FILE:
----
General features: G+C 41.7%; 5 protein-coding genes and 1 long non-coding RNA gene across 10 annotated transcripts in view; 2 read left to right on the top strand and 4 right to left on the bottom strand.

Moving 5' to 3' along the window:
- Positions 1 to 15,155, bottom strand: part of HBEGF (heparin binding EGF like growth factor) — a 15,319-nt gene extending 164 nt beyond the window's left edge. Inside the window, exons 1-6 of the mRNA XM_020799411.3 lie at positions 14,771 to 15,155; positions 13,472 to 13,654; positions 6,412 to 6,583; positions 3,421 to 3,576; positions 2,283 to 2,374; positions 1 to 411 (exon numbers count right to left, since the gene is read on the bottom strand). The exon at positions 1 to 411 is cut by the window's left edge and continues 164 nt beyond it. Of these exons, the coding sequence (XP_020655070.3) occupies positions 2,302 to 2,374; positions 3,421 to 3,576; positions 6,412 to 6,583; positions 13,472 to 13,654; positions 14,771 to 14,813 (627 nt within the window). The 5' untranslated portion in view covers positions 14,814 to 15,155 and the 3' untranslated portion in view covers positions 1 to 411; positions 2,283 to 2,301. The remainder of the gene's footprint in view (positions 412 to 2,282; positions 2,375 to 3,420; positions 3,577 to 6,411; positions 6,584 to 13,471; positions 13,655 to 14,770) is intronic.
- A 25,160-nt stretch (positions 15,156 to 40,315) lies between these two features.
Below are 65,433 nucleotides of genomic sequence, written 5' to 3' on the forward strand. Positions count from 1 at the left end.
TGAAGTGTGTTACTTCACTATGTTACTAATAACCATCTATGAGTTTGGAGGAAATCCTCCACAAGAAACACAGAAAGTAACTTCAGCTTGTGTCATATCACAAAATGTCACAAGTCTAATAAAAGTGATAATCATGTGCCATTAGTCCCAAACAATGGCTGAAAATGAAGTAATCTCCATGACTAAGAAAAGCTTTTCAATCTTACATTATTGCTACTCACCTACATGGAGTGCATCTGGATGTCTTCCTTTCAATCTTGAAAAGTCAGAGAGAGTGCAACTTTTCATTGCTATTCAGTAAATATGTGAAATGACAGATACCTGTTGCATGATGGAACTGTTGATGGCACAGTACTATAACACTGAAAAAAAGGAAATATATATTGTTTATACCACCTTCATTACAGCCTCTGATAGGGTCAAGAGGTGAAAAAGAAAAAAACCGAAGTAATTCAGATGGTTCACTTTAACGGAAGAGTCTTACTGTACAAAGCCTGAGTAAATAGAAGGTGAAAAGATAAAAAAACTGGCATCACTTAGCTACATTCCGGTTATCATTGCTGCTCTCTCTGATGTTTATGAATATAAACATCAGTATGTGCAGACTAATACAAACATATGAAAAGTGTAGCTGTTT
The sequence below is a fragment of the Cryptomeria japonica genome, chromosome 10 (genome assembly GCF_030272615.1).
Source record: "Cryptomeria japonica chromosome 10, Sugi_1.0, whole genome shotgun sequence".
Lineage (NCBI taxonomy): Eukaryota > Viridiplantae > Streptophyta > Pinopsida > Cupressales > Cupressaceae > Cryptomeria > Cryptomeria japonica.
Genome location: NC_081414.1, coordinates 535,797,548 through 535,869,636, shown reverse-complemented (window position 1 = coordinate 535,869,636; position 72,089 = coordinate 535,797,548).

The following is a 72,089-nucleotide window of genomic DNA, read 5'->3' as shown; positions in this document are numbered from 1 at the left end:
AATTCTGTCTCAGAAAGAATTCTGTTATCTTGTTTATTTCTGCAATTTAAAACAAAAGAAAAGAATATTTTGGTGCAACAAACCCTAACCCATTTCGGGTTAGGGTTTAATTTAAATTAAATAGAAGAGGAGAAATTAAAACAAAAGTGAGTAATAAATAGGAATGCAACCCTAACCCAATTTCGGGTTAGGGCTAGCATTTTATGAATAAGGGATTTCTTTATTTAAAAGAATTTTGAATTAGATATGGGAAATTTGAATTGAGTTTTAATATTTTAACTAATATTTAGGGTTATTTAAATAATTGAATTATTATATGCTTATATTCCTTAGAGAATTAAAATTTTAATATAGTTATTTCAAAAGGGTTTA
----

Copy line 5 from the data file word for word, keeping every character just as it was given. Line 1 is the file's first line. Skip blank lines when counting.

Below are 65,433 nucleotides of genomic sequence, written 5' to 3' on the forward strand. Positions count from 1 at the left end.